Q&A with Ori Soen, Founder & CEO of MuseStorm
What are Widgets?
Widgets – and their close cousins social applications, are small applications consumers put on their blogs, personal profile page (on a site like Facebook or MySpace), web start pages (like iGoogle or NetVibes), download or bookmark on a mobile phone to add interest and interactivity. Consumers use widgets to have ready access to and interact with content and information that is important to them, to express themselves, and to share content of importance to them with friends and other people who visit their blog or personal profile pages.
Why are they important?
More and more, people don’t start their web experience by visiting a search page like Google or Yahoo, but by visiting a social networking site like Facebook, Bebo, MySpace, or others. While away from their computers, people surf the web from their mobile phones. These trends mean that it is important to take branded web content and package it in a convenient “to go” format. Widgets and social applications allow companies to reach consumers where they are spending the majority of time online and to do so in a very low-cost way. Not only is the cost of creating the widget relatively low, it creates viral transmission of branded content through people sharing the widget or social application with their friends. This factor greatly reduces the cost of the media buy behind a widget-based marketing campaign.
How does one make a widget?
It’s important to realize why consumers might post your widget. It’s not because they like your brand or your creative. It’s because they like the content and value you provide. So the first step in making the widget is figuring out what content or information you want to include in your widget and how that content is useful to the kind of customer you want to target – all factors in creating traction with the end user. How-to videos, for example, are simple and easy to produce and are incredibly popular with all kinds of consumers. But in general, you can build a widget yourself, provided you are working from an easy-to-learn platform.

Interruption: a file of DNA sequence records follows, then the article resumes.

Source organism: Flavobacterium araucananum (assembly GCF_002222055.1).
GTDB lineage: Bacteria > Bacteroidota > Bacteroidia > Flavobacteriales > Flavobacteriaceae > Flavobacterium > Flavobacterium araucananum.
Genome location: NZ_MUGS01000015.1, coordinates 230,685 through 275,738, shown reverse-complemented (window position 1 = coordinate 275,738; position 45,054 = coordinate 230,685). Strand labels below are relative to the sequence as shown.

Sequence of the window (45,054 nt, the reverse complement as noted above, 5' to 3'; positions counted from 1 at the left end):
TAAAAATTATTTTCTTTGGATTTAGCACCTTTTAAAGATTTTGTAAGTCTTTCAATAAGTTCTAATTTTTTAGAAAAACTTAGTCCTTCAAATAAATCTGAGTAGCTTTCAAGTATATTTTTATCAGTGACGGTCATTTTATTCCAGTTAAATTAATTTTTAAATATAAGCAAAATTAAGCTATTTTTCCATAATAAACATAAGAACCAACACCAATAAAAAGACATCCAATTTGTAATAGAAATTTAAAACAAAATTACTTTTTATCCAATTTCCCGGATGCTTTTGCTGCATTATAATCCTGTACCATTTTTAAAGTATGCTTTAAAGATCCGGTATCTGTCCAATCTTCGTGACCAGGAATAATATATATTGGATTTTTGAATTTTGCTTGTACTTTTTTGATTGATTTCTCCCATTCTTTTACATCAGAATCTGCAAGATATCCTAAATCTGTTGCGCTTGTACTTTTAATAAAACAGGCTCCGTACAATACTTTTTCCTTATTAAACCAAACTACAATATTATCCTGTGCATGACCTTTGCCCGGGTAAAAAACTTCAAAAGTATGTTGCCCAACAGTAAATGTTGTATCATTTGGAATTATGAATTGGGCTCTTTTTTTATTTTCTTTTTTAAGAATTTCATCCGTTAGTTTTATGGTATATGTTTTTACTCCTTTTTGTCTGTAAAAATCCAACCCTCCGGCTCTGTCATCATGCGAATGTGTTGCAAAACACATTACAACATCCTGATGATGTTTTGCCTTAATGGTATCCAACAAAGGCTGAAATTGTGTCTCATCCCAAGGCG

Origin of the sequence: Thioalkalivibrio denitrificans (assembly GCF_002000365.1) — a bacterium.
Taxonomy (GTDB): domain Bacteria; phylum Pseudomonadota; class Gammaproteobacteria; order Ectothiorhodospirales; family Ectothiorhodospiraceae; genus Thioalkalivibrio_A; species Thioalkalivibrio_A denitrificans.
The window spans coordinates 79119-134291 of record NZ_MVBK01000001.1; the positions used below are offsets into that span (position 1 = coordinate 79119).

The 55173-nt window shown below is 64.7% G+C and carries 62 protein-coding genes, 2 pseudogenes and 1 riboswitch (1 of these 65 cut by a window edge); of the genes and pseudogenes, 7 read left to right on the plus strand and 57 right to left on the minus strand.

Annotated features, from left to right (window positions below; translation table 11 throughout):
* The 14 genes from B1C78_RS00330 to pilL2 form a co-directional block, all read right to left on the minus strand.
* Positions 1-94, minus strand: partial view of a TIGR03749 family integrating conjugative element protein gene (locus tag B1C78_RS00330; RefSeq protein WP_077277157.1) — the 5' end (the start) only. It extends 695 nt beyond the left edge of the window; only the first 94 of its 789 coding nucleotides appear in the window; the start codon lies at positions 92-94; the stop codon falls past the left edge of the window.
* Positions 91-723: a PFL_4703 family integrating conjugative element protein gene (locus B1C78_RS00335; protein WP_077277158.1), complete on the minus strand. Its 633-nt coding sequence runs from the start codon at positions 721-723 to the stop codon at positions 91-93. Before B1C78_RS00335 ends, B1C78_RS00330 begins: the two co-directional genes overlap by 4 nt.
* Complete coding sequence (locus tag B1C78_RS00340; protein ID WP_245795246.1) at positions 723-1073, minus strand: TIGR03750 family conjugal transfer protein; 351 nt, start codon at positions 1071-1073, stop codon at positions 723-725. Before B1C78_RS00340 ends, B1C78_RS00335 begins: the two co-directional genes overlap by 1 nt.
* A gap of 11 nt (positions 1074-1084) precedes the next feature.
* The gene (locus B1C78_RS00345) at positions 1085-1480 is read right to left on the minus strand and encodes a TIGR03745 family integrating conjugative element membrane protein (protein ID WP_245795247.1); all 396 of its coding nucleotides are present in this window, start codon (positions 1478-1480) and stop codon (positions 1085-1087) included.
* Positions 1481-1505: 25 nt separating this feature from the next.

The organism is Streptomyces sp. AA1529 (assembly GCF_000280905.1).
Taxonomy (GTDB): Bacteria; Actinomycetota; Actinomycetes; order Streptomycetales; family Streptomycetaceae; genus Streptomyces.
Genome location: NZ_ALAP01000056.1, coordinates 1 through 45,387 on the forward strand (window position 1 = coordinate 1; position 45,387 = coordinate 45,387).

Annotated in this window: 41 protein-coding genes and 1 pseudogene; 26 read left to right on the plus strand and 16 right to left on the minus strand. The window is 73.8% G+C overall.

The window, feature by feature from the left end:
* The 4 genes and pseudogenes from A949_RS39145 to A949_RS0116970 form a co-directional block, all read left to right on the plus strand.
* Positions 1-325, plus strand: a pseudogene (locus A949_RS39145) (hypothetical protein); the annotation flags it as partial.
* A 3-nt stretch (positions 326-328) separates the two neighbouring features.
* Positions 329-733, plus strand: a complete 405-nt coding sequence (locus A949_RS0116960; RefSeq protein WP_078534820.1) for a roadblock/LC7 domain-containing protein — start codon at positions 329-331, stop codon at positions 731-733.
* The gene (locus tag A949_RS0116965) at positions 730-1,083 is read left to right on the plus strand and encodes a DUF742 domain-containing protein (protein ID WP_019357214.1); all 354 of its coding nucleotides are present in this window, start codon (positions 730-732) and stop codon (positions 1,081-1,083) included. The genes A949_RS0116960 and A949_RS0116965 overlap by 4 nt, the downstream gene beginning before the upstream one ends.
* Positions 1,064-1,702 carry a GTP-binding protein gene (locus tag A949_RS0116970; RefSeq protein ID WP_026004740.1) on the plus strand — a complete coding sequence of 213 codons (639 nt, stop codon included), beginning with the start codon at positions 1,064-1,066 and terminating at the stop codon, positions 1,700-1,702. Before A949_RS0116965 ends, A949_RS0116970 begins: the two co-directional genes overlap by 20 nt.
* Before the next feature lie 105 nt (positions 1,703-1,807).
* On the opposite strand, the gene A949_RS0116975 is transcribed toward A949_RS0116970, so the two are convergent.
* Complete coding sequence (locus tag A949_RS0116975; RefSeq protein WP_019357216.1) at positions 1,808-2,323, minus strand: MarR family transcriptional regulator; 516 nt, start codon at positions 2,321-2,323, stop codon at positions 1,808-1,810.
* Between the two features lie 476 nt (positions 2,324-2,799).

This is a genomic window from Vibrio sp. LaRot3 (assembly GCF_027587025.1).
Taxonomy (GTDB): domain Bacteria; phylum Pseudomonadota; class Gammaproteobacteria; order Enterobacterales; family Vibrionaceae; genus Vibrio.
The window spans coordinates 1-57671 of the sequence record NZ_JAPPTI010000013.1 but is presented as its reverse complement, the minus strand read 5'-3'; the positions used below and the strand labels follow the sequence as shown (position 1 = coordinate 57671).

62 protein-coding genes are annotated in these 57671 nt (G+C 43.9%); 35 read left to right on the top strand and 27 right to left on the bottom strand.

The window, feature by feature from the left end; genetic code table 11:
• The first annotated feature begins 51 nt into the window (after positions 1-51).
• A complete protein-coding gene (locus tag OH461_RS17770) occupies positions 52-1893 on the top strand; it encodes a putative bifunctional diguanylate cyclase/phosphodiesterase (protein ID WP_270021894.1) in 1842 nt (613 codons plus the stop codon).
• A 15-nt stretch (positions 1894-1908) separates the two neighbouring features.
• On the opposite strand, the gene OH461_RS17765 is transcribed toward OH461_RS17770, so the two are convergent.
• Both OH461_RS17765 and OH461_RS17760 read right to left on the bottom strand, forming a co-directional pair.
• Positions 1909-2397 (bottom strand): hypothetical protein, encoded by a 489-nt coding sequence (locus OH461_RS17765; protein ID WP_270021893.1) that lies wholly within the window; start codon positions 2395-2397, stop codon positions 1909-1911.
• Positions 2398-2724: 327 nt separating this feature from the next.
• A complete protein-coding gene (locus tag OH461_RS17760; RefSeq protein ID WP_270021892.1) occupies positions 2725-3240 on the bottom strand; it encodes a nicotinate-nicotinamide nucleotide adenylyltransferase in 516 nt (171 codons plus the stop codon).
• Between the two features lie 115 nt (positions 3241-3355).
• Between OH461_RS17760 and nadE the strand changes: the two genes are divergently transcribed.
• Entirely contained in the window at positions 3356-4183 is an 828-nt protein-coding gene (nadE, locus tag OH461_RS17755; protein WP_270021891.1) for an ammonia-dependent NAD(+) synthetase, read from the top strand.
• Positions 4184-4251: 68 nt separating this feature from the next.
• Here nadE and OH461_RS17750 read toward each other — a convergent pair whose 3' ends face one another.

Should a programmer be hired?
Outside of using a platform like the MuseStorm Engagement Platform, companies have traditionally outsourced their widget building, because it can be technically challenging. However, programming is not a requirement with a platform like MuseStorm’s. We handle all the technology “heavy lifting”, allowing companies to spend the majority of their time and money focused on creating compelling content that will make their widget useful and different to the target customer.
What would be the main difference between a widget that a programmer and non-programmer can make?
Frankly, we’re not seeing a huge difference here. We do recommend that our clients invest a small amount of money developing a skin for their widget by hiring a creative resource skilled in Adobe Flash or Photoshop. If our client does not have these resources available, we’re happy to make a recommendation.
The reason programming doesn’t make a huge difference is that MuseStorm provides dynamic components that enable you to build two-way interactivity into your widget or social application. Since we allow you to “morph” the widget you created for the web into a Facebook or iPhone application, there is no need to hire a programmer trained in FBML (Facebook Markup Language) or with knowledge of the iPhone. Morphability is a capability unique to MuseStorm and gives companies reach into many more environments than they would ordinarily get were they to hire a programmer and attempt to develop their own widget on , or develop a widget using one of the consumer-oriented solutions that aren’t designed for the needs of companies and brands.